The May, 2010, issue of the Communications of the ACM (CACM – the flagship magazine of the ACM) features a photograph of UMM CSci alum Tyler Hutchison presenting research work done with Andy Korth and Nic McPhee at MICS 2007. The article is “Student and Faculty Attitudes and Beliefs About Computer Science”. Andy and Tyler won the best student paper award at that year’s MICS for their paper “On the impact of geography and local mating in evolutionary computation”. The photo (taken by me during Tyler and Andy’s joint MICS presentation) features some of Tyler’s artwork illustrating the material.
The graphics folks at CACM found my photo on Flickr, and contacted me via Flickr offering to pay me a small fee if I’d be willing to let them use it. I happily said "Yes", and the rest is history.
In fairness, this could well be the one and only time I ever get published in CACM. I’m not all that likely to submit an article to them (in part because I don’t tend to write things they might want), so this could easily be the pinnacle of my career in terms of the number of people in my field seeing my work.
Tyler Hutchison did a wonderful drawing of himself, Brian Ohs, and me for possible use as an illustration for a UMM piece on our best paper award at EuroGP 2008 in Naples.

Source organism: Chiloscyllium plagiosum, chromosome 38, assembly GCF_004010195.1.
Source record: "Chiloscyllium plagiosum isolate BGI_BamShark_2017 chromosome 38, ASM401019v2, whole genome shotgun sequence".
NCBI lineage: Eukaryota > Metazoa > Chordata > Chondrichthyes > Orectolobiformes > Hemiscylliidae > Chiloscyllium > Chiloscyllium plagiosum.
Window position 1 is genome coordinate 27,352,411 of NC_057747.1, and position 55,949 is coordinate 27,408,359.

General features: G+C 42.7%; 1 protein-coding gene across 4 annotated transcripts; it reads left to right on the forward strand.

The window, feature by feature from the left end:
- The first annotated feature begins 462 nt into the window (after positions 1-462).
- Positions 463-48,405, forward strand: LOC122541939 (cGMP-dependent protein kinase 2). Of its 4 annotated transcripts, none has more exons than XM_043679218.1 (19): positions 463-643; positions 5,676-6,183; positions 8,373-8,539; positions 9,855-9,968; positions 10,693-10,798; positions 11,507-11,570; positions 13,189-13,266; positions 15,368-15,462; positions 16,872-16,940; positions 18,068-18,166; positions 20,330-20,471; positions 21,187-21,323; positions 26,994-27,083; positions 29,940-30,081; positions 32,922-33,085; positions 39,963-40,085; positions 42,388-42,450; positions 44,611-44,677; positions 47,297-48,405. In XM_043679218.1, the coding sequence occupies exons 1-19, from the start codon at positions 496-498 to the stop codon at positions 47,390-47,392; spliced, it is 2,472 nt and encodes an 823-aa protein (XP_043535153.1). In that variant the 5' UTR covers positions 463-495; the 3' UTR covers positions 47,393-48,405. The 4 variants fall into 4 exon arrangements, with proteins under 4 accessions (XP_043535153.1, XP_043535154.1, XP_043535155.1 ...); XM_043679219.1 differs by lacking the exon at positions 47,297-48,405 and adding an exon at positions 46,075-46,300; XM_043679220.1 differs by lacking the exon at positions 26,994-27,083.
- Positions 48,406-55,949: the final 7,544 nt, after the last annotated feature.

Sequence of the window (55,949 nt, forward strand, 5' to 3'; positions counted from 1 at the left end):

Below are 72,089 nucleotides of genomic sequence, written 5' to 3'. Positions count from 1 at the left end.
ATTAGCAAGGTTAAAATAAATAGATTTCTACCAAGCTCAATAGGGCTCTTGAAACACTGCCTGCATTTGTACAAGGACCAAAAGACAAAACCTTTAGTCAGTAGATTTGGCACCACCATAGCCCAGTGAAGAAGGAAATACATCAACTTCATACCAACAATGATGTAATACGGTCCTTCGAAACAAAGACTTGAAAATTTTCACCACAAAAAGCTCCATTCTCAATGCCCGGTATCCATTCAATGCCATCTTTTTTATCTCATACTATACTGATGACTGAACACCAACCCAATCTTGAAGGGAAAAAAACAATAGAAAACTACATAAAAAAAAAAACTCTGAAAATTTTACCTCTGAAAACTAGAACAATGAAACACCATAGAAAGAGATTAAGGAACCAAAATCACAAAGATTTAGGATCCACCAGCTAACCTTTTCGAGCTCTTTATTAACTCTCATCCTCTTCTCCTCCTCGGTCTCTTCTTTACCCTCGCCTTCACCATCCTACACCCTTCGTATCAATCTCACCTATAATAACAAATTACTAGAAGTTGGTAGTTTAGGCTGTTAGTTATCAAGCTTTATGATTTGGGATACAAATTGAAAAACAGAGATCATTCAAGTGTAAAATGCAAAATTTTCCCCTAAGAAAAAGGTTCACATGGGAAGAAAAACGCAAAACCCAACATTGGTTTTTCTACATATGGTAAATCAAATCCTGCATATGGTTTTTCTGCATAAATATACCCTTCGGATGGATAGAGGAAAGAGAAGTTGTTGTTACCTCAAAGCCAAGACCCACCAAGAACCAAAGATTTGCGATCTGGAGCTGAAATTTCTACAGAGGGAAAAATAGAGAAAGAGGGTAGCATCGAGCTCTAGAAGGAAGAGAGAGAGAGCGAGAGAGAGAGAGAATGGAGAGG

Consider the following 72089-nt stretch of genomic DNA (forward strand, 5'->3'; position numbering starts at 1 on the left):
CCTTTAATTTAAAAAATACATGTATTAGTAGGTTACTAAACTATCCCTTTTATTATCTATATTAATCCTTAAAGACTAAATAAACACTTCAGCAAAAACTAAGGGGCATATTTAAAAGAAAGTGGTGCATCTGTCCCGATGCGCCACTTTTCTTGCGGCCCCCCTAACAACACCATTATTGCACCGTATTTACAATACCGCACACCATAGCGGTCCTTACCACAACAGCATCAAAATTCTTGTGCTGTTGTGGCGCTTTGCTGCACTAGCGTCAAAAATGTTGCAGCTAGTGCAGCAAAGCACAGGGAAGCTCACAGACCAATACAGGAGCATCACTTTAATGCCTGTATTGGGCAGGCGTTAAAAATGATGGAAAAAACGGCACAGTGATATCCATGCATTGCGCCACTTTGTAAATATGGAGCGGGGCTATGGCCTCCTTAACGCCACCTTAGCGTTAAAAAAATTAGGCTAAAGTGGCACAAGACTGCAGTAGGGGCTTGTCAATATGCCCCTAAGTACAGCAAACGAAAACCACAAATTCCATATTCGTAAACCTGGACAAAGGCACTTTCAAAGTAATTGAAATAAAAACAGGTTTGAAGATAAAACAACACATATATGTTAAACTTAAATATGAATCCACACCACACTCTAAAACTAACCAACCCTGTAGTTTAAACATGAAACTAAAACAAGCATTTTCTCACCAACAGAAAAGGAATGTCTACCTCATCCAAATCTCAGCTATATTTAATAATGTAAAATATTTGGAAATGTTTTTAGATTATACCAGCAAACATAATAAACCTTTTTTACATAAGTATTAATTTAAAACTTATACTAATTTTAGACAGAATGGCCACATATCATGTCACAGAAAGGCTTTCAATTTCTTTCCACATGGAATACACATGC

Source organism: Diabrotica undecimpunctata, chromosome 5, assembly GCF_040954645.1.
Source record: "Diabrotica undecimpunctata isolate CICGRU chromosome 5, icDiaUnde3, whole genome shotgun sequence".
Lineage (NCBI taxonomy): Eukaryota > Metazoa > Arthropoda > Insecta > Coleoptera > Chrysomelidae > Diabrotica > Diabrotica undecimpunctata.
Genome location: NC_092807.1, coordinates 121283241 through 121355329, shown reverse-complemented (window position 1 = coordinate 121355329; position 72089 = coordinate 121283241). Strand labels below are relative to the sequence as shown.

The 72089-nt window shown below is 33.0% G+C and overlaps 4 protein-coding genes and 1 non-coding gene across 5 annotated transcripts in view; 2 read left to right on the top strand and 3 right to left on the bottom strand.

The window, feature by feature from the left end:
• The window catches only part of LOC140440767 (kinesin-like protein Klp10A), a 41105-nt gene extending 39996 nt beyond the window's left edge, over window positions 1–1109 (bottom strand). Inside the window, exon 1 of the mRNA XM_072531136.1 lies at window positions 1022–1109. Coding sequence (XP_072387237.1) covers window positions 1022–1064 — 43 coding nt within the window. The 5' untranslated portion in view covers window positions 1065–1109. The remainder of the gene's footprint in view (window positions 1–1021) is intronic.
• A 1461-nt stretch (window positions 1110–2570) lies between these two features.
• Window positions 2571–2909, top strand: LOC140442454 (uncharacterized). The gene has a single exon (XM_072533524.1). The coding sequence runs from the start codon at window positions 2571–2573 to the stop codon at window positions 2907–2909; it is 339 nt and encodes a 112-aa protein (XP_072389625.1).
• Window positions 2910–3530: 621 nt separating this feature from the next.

Teachers all have their answers for why they teach, and it’s certainly not the pay. We’re very adept at sharing all the expected responses (the importance of education, helping shape the future, etc., etc.), and I’m no exception.
But I’m here to tell you that the real reason we teach is for the cool drawings!
This gem was just penned by Tyler Hutchison for possible use as an illustration for a UMM piece on the paper Tyler and I wrote with Brian Ohs that won the best paper award at EuroGP 2008 in Naples earlier this year. I’m the distinguishedly disheveled fellow in the middle, Brian is steering the ship up front, and Tyler is the terrified fellow on the back (which is in stark contrast to his cool, composed presence at the conference!).
I’ve been fortunate enough to have students generate quite a few cool drawings of me over the years, ranging from notebook doodles to projects for art classes. I really need to pull all that stuff together sometime and post a little “show”. In the meantime we can all bask in the glory of the three of us riding the wondrous “Geneticorn” off into the sunset!
Thanks to Brian and Tyler for their fine work on this research project, and thanks to Tyler for the super cool drawing!